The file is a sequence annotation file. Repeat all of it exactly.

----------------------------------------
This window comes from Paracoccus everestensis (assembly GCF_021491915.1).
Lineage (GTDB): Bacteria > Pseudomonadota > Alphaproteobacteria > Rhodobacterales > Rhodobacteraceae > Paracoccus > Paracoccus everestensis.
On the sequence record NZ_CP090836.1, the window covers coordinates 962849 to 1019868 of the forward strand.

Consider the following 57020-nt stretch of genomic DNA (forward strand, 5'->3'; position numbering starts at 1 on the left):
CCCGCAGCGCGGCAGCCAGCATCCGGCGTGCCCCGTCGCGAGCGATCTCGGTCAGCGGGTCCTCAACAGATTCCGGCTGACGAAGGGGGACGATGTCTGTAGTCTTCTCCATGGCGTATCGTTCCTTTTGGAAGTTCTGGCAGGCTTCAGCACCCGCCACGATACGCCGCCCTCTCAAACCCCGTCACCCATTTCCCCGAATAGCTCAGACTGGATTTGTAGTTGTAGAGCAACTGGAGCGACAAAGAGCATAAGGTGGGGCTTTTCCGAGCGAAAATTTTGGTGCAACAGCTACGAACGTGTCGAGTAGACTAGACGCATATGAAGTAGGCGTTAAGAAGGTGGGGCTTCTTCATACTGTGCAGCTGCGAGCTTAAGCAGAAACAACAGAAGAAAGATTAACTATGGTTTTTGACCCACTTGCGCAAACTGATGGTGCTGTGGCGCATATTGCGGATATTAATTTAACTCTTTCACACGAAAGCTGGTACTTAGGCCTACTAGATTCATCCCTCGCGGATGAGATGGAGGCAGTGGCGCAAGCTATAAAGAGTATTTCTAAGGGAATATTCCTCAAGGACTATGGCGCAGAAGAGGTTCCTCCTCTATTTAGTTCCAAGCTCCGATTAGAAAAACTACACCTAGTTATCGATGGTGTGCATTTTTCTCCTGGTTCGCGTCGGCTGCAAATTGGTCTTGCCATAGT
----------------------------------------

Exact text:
This window comes from Paracoccus everestensis (assembly GCF_021491915.1).
Lineage (GTDB): Bacteria > Pseudomonadota > Alphaproteobacteria > Rhodobacterales > Rhodobacteraceae > Paracoccus > Paracoccus everestensis.
On the sequence record NZ_CP090836.1, the window covers coordinates 962849 to 1019868 of the forward strand.

Consider the following 57020-nt stretch of genomic DNA (forward strand, 5'->3'; position numbering starts at 1 on the left):
CCCGCAGCGCGGCAGCCAGCATCCGGCGTGCCCCGTCGCGAGCGATCTCGGTCAGCGGGTCCTCAACAGATTCCGGCTGACGAAGGGGGACGATGTCTGTAGTCTTCTCCATGGCGTATCGTTCCTTTTGGAAGTTCTGGCAGGCTTCAGCACCCGCCACGATACGCCGCCCTCTCAAACCCCGTCACCCATTTCCCCGAATAGCTCAGACTGGATTTGTAGTTGTAGAGCAACTGGAGCGACAAAGAGCATAAGGTGGGGCTTTTCCGAGCGAAAATTTTGGTGCAACAGCTACGAACGTGTCGAGTAGACTAGACGCATATGAAGTAGGCGTTAAGAAGGTGGGGCTTCTTCATACTGTGCAGCTGCGAGCTTAAGCAGAAACAACAGAAGAAAGATTAACTATGGTTTTTGACCCACTTGCGCAAACTGATGGTGCTGTGGCGCATATTGCGGATATTAATTTAACTCTTTCACACGAAAGCTGGTACTTAGGCCTACTAGATTCATCCCTCGCGGATGAGATGGAGGCAGTGGCGCAAGCTATAAAGAGTATTTCTAAGGGAATATTCCTCAAGGACTATGGCGCAGAAGAGGTTCCTCCTCTATTTAGTTCCAAGCTCCGATTAGAAAAACTACACCTAGTTATCGATGGTGTGCATTTTTCTCCTGGTTCGCGTCGGCTGCAAATTGGTCTTGCCATAGT